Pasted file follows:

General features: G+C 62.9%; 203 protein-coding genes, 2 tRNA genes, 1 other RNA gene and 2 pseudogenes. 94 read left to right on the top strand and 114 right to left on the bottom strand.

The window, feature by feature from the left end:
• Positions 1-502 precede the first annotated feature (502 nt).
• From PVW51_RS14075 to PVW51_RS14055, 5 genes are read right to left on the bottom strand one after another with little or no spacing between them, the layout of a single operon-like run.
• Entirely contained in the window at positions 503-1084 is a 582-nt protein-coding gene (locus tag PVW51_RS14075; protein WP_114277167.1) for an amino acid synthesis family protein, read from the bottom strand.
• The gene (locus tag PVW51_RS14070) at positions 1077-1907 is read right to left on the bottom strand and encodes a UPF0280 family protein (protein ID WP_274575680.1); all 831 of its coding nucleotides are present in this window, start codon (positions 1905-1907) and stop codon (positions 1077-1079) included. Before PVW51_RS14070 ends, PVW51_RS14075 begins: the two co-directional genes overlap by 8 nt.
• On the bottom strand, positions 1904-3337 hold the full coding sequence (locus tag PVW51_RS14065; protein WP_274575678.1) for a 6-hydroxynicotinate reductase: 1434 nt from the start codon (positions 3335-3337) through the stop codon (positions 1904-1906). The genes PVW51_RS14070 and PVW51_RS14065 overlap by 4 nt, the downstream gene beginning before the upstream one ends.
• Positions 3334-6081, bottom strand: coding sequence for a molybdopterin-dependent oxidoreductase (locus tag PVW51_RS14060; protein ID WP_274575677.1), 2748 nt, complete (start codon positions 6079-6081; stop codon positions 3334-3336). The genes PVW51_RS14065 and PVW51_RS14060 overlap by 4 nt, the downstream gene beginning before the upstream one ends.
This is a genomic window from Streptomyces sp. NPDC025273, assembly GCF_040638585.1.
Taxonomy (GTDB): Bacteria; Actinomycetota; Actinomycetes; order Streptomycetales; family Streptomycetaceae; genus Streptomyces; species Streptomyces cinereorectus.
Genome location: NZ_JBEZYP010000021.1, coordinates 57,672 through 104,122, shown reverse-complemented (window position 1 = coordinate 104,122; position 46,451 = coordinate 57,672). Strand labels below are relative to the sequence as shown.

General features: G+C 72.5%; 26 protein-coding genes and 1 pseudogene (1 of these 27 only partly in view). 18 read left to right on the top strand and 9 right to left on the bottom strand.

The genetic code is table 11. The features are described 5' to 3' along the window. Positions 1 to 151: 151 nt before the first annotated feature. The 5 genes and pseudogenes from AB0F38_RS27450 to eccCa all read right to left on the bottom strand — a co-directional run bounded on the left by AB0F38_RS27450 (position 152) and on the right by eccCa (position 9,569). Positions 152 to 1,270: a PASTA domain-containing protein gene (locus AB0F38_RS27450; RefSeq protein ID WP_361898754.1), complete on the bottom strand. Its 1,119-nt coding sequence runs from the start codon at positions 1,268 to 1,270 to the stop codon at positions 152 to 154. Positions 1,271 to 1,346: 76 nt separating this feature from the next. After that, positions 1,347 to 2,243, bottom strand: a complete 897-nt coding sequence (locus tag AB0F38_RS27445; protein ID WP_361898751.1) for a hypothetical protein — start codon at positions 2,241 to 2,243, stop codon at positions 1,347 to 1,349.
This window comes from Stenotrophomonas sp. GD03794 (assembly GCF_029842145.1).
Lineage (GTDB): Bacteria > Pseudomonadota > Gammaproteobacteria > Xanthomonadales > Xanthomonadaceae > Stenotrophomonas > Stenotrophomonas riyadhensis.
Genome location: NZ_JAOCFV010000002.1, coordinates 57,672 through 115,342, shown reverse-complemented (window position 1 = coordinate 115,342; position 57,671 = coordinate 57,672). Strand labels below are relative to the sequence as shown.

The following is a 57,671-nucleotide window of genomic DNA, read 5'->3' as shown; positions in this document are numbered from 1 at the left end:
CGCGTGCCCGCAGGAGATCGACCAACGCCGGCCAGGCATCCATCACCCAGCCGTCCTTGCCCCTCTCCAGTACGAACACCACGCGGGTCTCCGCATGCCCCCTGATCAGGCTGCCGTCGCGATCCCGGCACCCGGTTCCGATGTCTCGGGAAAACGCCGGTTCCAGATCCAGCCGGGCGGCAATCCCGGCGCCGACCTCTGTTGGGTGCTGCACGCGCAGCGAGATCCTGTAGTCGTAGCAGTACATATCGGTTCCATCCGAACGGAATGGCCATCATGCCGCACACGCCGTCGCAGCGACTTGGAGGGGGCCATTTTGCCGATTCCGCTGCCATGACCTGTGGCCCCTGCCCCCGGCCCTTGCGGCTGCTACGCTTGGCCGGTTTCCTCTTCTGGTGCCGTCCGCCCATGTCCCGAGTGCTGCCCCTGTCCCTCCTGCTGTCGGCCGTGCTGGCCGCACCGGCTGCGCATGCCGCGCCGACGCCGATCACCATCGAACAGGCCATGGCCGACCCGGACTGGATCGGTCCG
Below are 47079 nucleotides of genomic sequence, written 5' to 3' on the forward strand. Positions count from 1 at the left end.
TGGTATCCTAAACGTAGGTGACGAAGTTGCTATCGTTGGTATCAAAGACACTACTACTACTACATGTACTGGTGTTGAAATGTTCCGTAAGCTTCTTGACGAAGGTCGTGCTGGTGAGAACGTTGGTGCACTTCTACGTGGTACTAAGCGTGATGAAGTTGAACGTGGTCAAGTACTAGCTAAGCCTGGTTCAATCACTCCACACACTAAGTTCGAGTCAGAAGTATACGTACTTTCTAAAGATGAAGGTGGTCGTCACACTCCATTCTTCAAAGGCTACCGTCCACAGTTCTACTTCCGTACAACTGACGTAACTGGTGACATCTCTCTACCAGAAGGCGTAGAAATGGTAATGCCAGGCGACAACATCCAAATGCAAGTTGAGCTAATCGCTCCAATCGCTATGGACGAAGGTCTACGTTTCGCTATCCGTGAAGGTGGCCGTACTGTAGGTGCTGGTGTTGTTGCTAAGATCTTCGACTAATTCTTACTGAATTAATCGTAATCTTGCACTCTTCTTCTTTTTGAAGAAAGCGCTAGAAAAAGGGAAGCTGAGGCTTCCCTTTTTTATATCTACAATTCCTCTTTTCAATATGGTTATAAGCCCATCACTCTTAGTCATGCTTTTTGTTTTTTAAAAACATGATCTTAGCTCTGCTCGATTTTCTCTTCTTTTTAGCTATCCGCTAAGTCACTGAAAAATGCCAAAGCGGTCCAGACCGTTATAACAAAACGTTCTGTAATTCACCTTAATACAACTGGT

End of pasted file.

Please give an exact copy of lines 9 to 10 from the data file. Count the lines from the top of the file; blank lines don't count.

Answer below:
This is a genomic window from Streptomyces sp. NPDC025273, assembly GCF_040638585.1.
Taxonomy (GTDB): Bacteria; Actinomycetota; Actinomycetes; order Streptomycetales; family Streptomycetaceae; genus Streptomyces; species Streptomyces cinereorectus.